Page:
States in Midwest, and U.S., split on 'child access prevention' gun laws

As lawmakers seek to cope with a rising tide of gun violence while preventing accidental firearm-related injuries and deaths, Ohio could become the next Midwestern state to focus on keeping guns out of the hands of kids — that is if a measure currently pending in the state Senate should advance.
In a roundtable discussion during the July meeting of the Midwestern Legislative Conference’s Criminal Justice and Public Safety Committee, Ohio Sen. Vernon Sykes described the proposed Child Gun Safety Act (SB 279), which he and Sen. Charleta Tavares jointly introduced earlier this year.

As Sykes explained to the MLC committee, the proposal would impose criminal liability on adults who fail to safely store their guns and keep them from being accessed by minors. The bill received an initial hearing in June before an Ohio Senate committee.
Similar measures — typically called “child access prevention” or “CAP” laws — have already been adopted in 27 U.S. states, including five in the Midwest. Some of these laws merely prohibit adults from intentionally or recklessly providing gun access to minors; others more aggressively impose criminal and/or civil liability for the negligent storage of firearms, regardless of whether minors actually access or use them.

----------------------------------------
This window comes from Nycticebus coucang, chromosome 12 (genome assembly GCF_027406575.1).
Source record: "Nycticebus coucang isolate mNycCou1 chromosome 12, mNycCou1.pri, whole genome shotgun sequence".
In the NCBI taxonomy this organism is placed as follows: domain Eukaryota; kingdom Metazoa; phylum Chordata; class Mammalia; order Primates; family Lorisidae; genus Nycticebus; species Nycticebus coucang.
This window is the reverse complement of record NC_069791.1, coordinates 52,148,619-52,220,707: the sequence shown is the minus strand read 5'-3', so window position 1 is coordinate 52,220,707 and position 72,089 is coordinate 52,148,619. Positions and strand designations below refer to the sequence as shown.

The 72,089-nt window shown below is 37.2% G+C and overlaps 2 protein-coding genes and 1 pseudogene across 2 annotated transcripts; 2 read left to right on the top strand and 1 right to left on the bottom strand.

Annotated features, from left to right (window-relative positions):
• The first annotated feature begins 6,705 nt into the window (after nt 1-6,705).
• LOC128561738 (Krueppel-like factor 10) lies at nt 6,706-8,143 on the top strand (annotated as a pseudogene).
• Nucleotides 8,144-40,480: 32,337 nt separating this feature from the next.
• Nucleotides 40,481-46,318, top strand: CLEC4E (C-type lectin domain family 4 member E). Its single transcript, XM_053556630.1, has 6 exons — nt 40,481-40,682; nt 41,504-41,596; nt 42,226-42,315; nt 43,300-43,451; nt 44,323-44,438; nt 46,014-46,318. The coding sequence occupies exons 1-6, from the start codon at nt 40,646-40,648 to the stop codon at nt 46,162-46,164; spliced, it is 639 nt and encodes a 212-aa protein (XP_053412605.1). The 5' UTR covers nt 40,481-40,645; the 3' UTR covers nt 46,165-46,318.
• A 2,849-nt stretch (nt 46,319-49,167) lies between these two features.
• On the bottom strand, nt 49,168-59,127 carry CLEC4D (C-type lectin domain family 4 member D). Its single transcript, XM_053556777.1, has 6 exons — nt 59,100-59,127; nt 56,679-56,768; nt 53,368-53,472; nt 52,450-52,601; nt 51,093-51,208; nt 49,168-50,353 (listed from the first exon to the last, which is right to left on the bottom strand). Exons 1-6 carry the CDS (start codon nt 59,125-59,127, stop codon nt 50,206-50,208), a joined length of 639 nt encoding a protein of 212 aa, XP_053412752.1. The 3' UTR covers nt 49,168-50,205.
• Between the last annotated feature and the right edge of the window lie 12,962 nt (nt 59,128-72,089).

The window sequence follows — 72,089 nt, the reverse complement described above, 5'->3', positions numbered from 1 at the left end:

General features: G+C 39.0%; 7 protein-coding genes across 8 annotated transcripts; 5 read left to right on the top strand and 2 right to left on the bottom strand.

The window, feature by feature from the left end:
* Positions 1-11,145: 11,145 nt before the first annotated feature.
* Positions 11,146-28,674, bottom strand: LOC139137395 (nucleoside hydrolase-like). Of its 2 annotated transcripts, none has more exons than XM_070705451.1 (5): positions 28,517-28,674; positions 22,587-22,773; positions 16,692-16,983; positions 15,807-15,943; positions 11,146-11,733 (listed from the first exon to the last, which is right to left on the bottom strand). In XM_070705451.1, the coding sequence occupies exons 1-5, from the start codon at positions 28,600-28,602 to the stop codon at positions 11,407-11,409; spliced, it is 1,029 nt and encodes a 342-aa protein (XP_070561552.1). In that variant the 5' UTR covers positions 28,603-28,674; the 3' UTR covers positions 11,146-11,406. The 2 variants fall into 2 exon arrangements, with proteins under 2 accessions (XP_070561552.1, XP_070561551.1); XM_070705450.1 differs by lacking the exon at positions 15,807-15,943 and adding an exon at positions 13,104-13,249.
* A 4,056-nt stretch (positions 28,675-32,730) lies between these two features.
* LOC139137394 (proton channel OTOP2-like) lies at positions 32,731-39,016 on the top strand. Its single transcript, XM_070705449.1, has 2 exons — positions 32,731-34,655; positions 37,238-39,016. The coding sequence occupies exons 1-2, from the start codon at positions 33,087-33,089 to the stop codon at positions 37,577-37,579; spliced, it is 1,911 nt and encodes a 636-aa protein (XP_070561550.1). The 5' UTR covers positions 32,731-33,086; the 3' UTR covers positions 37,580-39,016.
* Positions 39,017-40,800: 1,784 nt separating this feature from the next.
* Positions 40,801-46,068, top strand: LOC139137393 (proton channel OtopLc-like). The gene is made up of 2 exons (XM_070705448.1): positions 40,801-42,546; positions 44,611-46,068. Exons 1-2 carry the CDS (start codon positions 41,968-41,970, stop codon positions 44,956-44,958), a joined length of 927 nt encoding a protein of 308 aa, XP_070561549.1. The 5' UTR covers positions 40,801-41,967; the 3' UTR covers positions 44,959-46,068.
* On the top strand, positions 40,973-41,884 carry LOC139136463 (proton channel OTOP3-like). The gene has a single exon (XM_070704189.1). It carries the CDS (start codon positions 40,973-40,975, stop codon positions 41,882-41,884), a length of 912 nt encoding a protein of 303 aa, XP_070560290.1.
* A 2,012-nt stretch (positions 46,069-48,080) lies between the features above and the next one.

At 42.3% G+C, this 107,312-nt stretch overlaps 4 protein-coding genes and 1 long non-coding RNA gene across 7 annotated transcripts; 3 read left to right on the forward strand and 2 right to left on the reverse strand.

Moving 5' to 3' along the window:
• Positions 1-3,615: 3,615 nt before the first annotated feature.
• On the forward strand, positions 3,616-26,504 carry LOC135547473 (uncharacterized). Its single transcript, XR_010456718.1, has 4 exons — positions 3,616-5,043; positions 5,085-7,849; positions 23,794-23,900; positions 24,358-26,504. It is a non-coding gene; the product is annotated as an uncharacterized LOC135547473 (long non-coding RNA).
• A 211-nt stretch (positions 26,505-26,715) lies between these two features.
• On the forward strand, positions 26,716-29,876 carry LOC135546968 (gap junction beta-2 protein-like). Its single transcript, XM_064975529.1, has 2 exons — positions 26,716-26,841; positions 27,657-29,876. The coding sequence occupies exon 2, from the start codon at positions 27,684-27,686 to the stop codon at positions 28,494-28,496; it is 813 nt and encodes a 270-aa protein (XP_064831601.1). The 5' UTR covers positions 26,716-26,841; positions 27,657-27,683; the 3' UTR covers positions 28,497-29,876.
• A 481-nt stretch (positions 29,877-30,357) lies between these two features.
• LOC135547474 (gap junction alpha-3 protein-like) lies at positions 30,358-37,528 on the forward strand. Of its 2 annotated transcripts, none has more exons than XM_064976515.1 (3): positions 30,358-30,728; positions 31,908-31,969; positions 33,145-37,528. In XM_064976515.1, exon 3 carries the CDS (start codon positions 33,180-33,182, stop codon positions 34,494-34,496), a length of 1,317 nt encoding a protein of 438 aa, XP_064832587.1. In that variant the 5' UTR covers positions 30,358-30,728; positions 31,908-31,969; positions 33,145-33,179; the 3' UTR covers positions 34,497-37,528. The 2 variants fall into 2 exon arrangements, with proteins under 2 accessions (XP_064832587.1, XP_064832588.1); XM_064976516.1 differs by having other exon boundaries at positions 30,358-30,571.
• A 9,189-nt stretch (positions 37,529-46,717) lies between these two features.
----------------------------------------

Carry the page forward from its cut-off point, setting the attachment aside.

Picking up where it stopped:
Various forms of the tougher, negligent-storage prohibitions have been adopted in 14 states, including Illinois, Iowa and Minnesota. In contrast, Indiana, Wisconsin and 11 other states have outlawed the intentional, knowing or reckless provision of guns to kids, but not imposed criminal liability for negligent storage.
Almost half of the 50 states, and six of the 11 in the Midwest, have yet to adopt CAP laws, which raises an important question — do they work? The short answer is, it depends on whom you ask.
According to the Giffords Law Center to Prevent Gun Violence, recent studies have associated CAP laws with documented declines in accidental deaths, suicides and non-fatal gun injuries among children. And the RAND Corporation has found “supportive evidence” suggesting that CAP laws do effectively reduce suicide attempts and unintentional firearm injuries and deaths among minors.
But the National Rifle Association says CAP laws “are unnecessary, ineffective and endanger law-abiding gun owners.” It points to a competing study that found no evidence indicating that these laws reduce either suicides or accidental firearm deaths among kids.
Stateline Midwest: August 20182.62 MB